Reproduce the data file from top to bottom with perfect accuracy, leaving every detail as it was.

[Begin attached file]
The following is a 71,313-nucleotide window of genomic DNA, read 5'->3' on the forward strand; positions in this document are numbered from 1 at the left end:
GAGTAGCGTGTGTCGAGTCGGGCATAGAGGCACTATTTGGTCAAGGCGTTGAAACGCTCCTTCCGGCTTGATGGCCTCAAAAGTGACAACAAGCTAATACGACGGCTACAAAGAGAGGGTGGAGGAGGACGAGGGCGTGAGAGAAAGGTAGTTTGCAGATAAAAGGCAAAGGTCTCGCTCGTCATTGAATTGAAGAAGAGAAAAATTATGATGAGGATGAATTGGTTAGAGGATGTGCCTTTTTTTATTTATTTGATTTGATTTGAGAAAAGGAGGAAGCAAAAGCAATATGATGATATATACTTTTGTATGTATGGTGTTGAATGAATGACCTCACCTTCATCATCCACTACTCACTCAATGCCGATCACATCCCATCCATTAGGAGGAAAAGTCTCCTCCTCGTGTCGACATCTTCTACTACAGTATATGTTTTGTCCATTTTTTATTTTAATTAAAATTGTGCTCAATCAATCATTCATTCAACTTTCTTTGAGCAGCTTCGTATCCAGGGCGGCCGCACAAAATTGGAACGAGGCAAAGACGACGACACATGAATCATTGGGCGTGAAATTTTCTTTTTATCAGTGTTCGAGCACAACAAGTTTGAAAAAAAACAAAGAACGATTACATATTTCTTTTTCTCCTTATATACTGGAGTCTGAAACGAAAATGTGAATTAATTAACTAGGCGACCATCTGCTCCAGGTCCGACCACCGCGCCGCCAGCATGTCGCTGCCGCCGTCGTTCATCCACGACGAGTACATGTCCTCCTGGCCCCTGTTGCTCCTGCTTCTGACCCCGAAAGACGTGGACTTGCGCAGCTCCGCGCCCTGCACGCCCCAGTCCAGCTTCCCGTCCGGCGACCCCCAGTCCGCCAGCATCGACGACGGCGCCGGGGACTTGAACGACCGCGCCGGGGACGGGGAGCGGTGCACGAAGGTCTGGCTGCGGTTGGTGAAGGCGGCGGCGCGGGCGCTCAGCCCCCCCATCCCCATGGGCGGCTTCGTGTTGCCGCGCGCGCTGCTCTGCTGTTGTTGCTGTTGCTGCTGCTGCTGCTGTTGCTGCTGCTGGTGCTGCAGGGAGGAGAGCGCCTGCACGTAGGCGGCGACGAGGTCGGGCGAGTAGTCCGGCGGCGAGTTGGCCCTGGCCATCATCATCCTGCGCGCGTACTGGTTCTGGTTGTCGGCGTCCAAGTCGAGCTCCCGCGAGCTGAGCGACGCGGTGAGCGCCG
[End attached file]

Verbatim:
The following is a 71,313-nucleotide window of genomic DNA, read 5'->3' on the forward strand; positions in this document are numbered from 1 at the left end:
GAGTAGCGTGTGTCGAGTCGGGCATAGAGGCACTATTTGGTCAAGGCGTTGAAACGCTCCTTCCGGCTTGATGGCCTCAAAAGTGACAACAAGCTAATACGACGGCTACAAAGAGAGGGTGGAGGAGGACGAGGGCGTGAGAGAAAGGTAGTTTGCAGATAAAAGGCAAAGGTCTCGCTCGTCATTGAATTGAAGAAGAGAAAAATTATGATGAGGATGAATTGGTTAGAGGATGTGCCTTTTTTTATTTATTTGATTTGATTTGAGAAAAGGAGGAAGCAAAAGCAATATGATGATATATACTTTTGTATGTATGGTGTTGAATGAATGACCTCACCTTCATCATCCACTACTCACTCAATGCCGATCACATCCCATCCATTAGGAGGAAAAGTCTCCTCCTCGTGTCGACATCTTCTACTACAGTATATGTTTTGTCCATTTTTTATTTTAATTAAAATTGTGCTCAATCAATCATTCATTCAACTTTCTTTGAGCAGCTTCGTATCCAGGGCGGCCGCACAAAATTGGAACGAGGCAAAGACGACGACACATGAATCATTGGGCGTGAAATTTTCTTTTTATCAGTGTTCGAGCACAACAAGTTTGAAAAAAAACAAAGAACGATTACATATTTCTTTTTCTCCTTATATACTGGAGTCTGAAACGAAAATGTGAATTAATTAACTAGGCGACCATCTGCTCCAGGTCCGACCACCGCGCCGCCAGCATGTCGCTGCCGCCGTCGTTCATCCACGACGAGTACATGTCCTCCTGGCCCCTGTTGCTCCTGCTTCTGACCCCGAAAGACGTGGACTTGCGCAGCTCCGCGCCCTGCACGCCCCAGTCCAGCTTCCCGTCCGGCGACCCCCAGTCCGCCAGCATCGACGACGGCGCCGGGGACTTGAACGACCGCGCCGGGGACGGGGAGCGGTGCACGAAGGTCTGGCTGCGGTTGGTGAAGGCGGCGGCGCGGGCGCTCAGCCCCCCCATCCCCATGGGCGGCTTCGTGTTGCCGCGCGCGCTGCTCTGCTGTTGTTGCTGTTGCTGCTGCTGCTGCTGTTGCTGCTGCTGGTGCTGCAGGGAGGAGAGCGCCTGCACGTAGGCGGCGACGAGGTCGGGCGAGTAGTCCGGCGGCGAGTTGGCCCTGGCCATCATCATCCTGCGCGCGTACTGGTTCTGGTTGTCGGCGTCCAAGTCGAGCTCCCGCGAGCTGAGCGACGCGGTGAGCGCCG